(NaturalNews) For the first time in history, a United States Surgeon General has sent out a mass message to American physicians. Surgeon General Vivek Murthy sent a letter to 2.3 million doctors in recent days, asking for their help to end the epidemic of prescription painkiller overdose deaths. The landmark letter is a signal to doctors across the country that it is time for something to be done about the growing opioid painkiller problem in America.
American citizens are dying by the thousands each year; they are overdosing on prescription painkillers like oxycodone, fentanyl and morphine. Business Insider reports that between the years 2013 and 2014, the number of synthetic opioid-related deaths increased by a staggering 79 percent. Because synthetic opioids have an effect on the brain that is similar to heroin, and cause slow breathing, they are also associated with serious risks of overdose and death.
What should be a rare occurrence is happening with shockingly high frequency, largely because of heightened accessibility. Though the United States only makes up 5 percent of the earth’s population, the nation’s citizens are responsible for roughly 80 percent of the world’s opioid consumption. Opioid painkillers are not fluffy, fun drugs; they are extremely potent. Fentanyl, for example, is 50 times stronger than pure heroin. While fentanyl is legal and available through prescription, it is also manufactured illegally underground and sold across the nation.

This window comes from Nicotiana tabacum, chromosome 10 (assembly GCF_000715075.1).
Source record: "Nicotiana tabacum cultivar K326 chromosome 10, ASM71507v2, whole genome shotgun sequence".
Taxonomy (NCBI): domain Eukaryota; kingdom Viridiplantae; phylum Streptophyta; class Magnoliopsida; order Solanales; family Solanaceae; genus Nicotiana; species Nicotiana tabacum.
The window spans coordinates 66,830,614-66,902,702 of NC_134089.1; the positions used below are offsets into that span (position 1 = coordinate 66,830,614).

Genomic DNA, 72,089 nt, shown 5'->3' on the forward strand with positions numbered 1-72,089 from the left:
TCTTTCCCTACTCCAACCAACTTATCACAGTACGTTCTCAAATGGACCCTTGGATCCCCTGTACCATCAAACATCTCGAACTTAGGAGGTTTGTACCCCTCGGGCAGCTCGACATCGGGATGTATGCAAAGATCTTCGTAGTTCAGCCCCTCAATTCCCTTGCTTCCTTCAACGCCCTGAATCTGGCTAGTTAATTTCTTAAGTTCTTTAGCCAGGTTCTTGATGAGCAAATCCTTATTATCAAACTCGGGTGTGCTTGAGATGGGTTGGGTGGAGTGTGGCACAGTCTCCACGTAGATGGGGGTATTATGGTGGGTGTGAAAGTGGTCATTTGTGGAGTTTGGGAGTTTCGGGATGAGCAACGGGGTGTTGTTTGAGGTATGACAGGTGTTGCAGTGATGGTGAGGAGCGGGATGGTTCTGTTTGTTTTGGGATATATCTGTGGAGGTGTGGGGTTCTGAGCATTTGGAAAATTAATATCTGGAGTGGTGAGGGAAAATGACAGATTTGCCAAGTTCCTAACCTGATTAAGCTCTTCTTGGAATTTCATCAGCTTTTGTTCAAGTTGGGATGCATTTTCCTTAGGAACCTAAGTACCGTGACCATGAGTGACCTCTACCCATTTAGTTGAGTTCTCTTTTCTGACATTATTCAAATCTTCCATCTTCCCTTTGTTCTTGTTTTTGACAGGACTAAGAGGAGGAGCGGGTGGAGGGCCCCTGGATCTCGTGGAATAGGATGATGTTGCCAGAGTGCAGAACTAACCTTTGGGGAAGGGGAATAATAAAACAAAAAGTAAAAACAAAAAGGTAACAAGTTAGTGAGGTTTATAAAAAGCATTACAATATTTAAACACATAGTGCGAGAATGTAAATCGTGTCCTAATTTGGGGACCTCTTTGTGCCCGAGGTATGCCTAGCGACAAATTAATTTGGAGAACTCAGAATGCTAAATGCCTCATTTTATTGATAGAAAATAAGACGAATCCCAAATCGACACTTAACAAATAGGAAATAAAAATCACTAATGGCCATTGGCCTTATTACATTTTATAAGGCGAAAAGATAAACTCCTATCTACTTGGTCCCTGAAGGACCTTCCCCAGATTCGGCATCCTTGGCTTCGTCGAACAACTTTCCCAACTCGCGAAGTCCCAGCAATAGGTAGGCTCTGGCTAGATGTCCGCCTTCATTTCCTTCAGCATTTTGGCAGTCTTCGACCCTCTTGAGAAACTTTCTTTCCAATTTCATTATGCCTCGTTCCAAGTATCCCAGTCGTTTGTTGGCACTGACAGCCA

A CDC report revealed that in 2012, healthcare providers across America filled out 259 million prescriptions for opioid painkillers – enough for every person in the country to have their very own bottle of pills. The CDC itself states, “Many states report problems with for-profit, high-volume pain clinics (so-called ‘pill mills’) that prescribe large quantities of painkillers to people who don’t need them medically.”
To make matters worse, opioid painkillers are also often prescribed along with benzodiazepine drugs. Benzodiazepines act like tranquilizers, greatly increasing the risk of accidental overdose and death. Though they are well aware of this fact, many doctors continue to prescribe the two drugs together. Clearly, this is a very questionable practice. According to the National Institute on Drug Abuse, 31 percent of all opioid prescription-related deaths in 2012 involved the use of both opioids and benzodiazepines.
These kinds of drugs are addictive and easily accessible, regardless of whether they are obtained through a prescription or not.